log in or register to remove this ad

 

D&D 5E Eight Abilities (Str-Con, Dex-Ath, Int-Per, Cha-Wis)

Yaarel

Mind Mage
I am a fan of reducing the six abilities to four abilities. Each of these four is salient and balances well with each other.

I find the tradition of six abilities problematic, especially how some abilities are more powerful than others, and how it is often blurry which one to apply.

In the process of designing a character sheet that allows the player to choose whether to use four abilities or six abilities. I separated out Athletics and Perception.

Thus the six expand to eight abilities, forming four pairs.

STRENGTHCONSTITUTION
DEXTERITYATHLETICS
INTELLIGENCEPERCEPTION
CHARISMAWISDOM



If a player wants to use the traditional six abilities, then place the Strength number in Athletics too, and place the Wisdom number in Perception too.

If a player wants to use four abilities, then the number of the ability on the left in the first column applies to the ability on the right in the second column too. Hence there is one number for each of the four pairs: Strength-Constitution, Dexterity-Athletics, Intelligence-Perception, and Charisma-Wisdom.



I notice, when I separate out Wisdom and Perception, all of the problematics with the traditional six abilities seem to resolve. Each of these two new abilities, Athletics and Perception, stands well on its own. I see the appeal of having eight separate abilities.

For example.

Perception. Perception as an ability represents the five senses, strictly: seeing, hearing, smelling, tasting, and touch. Perception cannot figure things out, it merely detects subtle or obscure sensory information. As a separate ability, it is now possible for certain animals to have a high Perception, without necessarily being "wise". When Perception was a skill it was too powerful compared to the other skills. But now as an ability, it balances well with the other abilities. If someone wants to find something hidden, one makes a Perception (Stealth) ability check. Moreover, Perception can notice an unfamiliar threat coming, thus is now the ability bonus that adds to the Initiative check, replacing Dexterity. Perception is the go-to for the "alert" character.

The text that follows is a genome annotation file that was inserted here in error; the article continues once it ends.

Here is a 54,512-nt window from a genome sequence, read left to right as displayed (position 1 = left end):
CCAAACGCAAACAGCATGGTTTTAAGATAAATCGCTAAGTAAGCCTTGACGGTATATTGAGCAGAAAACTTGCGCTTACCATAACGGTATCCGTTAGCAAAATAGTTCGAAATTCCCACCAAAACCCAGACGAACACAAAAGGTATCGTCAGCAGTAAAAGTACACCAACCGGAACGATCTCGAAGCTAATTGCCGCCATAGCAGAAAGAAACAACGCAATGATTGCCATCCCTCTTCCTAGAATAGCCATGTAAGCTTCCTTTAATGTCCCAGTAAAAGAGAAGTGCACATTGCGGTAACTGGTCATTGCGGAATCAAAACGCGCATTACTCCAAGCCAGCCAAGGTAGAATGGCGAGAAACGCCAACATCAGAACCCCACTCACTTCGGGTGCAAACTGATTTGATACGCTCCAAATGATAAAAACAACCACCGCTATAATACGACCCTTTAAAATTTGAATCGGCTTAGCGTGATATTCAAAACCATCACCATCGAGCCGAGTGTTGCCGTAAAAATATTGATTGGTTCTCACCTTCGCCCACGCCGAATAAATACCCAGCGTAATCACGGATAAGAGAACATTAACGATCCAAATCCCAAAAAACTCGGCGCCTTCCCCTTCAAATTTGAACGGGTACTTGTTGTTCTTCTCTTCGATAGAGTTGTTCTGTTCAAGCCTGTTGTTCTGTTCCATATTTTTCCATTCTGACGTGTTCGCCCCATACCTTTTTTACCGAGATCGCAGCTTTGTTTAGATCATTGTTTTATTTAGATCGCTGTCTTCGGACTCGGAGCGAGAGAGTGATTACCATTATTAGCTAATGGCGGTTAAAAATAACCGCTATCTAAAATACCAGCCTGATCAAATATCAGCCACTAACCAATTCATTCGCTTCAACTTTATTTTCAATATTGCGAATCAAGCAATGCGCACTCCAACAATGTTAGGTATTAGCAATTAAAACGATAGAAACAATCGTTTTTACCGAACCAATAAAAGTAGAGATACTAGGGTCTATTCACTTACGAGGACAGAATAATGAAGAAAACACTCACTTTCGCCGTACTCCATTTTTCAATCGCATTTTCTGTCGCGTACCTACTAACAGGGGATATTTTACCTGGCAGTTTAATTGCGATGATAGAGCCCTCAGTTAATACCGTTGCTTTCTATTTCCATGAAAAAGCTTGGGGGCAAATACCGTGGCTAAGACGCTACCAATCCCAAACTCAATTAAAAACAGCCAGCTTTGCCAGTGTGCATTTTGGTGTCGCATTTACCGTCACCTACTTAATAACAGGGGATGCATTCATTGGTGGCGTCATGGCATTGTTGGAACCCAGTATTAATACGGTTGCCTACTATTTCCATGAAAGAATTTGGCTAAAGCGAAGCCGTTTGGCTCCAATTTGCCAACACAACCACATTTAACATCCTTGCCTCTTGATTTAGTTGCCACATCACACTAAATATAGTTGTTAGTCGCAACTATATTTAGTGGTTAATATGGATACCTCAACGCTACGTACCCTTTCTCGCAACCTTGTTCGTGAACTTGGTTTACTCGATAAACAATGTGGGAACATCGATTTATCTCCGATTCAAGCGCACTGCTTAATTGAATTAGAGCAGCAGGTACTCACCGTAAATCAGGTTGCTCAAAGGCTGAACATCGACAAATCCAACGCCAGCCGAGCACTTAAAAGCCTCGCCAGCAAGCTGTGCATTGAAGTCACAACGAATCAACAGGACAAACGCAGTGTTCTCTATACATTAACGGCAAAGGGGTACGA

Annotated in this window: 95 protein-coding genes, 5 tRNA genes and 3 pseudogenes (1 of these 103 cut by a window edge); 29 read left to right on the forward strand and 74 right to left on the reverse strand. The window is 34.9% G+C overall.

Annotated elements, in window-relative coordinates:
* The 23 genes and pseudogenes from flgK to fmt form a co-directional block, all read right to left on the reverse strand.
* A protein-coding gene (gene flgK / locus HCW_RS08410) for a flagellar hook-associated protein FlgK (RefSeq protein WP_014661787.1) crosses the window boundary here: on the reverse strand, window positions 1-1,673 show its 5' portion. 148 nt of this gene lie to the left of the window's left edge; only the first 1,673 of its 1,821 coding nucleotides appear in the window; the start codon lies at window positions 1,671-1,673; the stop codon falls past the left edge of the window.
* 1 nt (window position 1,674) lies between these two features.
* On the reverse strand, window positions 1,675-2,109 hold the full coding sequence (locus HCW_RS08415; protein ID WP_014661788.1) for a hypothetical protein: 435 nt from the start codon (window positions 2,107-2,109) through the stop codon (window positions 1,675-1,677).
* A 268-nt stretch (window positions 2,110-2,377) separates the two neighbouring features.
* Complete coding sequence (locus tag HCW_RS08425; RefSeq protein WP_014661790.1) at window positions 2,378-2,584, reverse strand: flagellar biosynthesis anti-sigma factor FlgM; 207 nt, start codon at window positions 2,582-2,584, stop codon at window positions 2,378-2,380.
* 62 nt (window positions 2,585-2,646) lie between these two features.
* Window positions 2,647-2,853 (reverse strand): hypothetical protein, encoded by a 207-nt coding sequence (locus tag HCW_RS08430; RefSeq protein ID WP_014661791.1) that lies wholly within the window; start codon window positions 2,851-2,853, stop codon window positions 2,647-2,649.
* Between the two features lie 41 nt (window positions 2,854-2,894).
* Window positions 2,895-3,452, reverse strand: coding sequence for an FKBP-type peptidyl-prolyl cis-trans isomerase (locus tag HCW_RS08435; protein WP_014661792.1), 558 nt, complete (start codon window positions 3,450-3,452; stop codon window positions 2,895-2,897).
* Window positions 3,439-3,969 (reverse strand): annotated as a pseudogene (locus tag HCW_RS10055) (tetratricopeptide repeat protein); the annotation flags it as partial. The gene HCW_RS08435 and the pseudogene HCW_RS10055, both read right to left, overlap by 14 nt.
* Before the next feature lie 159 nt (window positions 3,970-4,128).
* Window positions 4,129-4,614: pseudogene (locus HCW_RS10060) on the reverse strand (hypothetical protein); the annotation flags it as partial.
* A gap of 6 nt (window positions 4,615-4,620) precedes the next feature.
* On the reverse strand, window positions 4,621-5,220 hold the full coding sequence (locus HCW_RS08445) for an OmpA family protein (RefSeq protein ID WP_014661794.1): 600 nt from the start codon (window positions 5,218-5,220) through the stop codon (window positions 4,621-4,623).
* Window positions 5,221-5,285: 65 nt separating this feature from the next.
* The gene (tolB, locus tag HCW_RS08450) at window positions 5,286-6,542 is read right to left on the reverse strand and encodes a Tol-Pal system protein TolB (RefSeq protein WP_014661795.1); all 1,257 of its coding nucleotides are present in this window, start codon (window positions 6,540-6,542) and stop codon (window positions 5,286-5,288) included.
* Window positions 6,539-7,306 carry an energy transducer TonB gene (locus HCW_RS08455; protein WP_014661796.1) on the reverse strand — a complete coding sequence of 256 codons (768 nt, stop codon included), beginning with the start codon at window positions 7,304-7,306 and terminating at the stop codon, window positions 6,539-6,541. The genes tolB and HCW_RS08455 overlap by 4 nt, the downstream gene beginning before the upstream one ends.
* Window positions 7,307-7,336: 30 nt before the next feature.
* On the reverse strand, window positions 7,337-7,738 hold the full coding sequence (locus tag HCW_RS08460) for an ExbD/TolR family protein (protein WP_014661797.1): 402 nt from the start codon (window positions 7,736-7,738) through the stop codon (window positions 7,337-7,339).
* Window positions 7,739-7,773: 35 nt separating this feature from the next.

Wisdom. The Wisdom ability loses its incongruous five senses of Perception. But Wisdom retains its mental aspects of will power and empathy, and better represents someone wise, in the sense of "know thyself" and understand others. Regarding empathy, insight, and will, Wisdom is the go-to for maintaining morale and group wellbeing.

Athletics. Becoming an ability, Athletics is synonymous with mobility: running, jumping, falling, climbing, balancing, tumbling − any kind of physical stunt. In the sense of agility, leaping, and dodging out of the way, Athletics is now the ability bonus that adds to Armor Class and the "Reflex" save, replacing Dexterity. A Multi-Ability-Dependence is no longer necessary to invest in, to awkwardly use both Strength and Dexterity to do physical stunts. The Athletics ability is now the go-to for all "swashbuckling" characters and adventures.